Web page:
Most of the brands that tout social good as one of their selling points–think Warby Parker and Toms Shoes–realize that storytelling is important. Customers want to know, for instance, how their new glasses are helping to also get glasses to people in need; the company’s do-gooder mission is probably why they chose the Warby Parker brand in the first place (that and the low prices).
Soma has presold over 2,300 of its products (a combination glass carafe and compostable water filter) via a Kickstarter campaign that raised $147,444. Customers initially bought the product purely because they liked the product–it’s more attractive than today’s most popular filters, and the filter subscription service (you get a new one every two months) is ideal for lazy or forgetful users. Now Soma is tacking on a do-gooder story of its own: a partnership with charity:water that gives money to the nonprofit for well-building every time a water filter is sold.
Soma is kicking off the partnership with a trip to Ethiopia this month, where charity:water will take a diverse crew–including Soma cofounder Mike Del Ponte, Glitch mob producer Justin Boreta, street artist Swoon, and social media expert Amy Jo Martin–to some of the sites where it works in the country. All of the trip’s participants will help record the experience. Boreta, for example, is planning to record sounds from the field to turn into a musical track. Martin will help participants dispatch relevant social media updates in real time. And a videographer will capture footage that will ultimately be turned into vignettes to be released throughout the year.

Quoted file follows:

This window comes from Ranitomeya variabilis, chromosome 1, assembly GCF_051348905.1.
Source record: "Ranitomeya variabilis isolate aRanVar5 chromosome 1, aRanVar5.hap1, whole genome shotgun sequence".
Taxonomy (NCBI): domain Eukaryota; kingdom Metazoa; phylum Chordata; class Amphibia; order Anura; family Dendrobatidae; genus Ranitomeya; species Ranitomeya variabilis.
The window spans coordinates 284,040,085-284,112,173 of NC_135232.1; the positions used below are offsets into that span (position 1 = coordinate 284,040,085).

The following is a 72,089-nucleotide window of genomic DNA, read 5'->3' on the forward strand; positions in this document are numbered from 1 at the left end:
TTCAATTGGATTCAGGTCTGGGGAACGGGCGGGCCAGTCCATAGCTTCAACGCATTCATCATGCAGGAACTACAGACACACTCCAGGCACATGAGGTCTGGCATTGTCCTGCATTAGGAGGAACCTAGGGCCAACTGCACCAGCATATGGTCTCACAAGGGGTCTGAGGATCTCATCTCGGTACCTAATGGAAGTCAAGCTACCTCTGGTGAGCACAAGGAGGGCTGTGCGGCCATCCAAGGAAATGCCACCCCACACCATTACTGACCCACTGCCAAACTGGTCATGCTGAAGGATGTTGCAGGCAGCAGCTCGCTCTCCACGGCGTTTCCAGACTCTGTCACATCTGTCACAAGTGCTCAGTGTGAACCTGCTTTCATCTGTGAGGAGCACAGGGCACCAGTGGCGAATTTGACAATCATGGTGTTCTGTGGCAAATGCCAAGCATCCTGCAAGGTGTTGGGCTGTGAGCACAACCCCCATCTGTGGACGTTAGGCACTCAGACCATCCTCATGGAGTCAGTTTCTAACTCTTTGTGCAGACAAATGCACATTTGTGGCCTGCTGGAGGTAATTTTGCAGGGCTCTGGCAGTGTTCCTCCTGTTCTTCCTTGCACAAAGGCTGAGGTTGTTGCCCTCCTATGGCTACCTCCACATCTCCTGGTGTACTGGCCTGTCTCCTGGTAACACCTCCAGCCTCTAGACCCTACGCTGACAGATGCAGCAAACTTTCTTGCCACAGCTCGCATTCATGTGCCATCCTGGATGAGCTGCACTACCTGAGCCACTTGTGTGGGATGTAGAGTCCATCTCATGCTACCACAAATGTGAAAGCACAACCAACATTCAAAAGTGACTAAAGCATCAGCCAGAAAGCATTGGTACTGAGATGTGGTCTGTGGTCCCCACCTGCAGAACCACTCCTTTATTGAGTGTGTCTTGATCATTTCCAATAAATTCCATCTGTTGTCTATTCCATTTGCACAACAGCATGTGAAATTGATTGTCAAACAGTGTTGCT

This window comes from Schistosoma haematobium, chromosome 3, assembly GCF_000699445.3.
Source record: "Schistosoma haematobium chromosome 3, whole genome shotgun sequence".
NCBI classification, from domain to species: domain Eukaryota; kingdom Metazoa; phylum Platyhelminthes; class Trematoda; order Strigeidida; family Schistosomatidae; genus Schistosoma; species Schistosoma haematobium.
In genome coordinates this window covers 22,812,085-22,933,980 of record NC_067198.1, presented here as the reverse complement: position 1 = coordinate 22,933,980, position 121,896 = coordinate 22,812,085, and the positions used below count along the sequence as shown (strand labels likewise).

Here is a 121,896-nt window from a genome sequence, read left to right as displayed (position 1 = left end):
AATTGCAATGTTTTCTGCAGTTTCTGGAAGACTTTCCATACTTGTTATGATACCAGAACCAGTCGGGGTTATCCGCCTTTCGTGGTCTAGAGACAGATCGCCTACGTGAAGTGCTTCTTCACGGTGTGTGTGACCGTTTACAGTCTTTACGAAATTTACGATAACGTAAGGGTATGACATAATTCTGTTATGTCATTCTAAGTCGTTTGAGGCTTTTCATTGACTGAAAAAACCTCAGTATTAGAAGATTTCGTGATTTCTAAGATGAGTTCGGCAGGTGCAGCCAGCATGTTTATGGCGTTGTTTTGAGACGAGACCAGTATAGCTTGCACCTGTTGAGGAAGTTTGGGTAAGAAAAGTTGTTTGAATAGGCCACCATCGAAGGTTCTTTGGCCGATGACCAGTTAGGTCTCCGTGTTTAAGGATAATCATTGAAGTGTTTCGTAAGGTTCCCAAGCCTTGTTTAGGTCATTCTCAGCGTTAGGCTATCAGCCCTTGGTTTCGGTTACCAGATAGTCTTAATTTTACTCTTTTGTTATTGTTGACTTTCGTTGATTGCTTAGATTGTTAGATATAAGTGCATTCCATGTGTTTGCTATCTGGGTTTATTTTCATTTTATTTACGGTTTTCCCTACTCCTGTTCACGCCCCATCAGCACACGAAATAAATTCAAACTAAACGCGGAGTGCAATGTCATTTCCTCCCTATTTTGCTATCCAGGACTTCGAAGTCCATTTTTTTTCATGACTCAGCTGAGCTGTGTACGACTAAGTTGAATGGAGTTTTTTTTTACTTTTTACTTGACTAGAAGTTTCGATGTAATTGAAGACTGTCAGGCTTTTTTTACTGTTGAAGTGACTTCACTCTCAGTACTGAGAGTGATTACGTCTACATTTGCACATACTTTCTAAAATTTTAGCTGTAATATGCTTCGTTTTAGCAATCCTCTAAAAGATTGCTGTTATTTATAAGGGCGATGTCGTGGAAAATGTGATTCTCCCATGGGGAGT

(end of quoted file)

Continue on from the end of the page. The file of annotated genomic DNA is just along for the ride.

When the trip ends, Soma and Dwell will host a series of 10 dinners where participants will get to experience the journey secondhand–listening to the music, eating Ethiopian food, looking at art, watching videos, and of course, drinking water from Soma filters.
The charity:water partnership is “a reflection of the product–water without compromise,” says Del Ponte. “We want to hit on every level: user experience, the charitable element, the subscription model, and with the storytelling, we don’t want the traditional video of one person talking. It’s experiential, auditory, visual.” The key to successful storytelling, Del Ponte believes, is understanding how products affect our identities. When you buy a pair of those Warby Parker glasses, you “want to be a brand ambassador; you want to talk about the one-for-one model. I think people want to participate in the brand.”
Soma isn’t taking any more preorders for its water filter, but sales will start up again in August.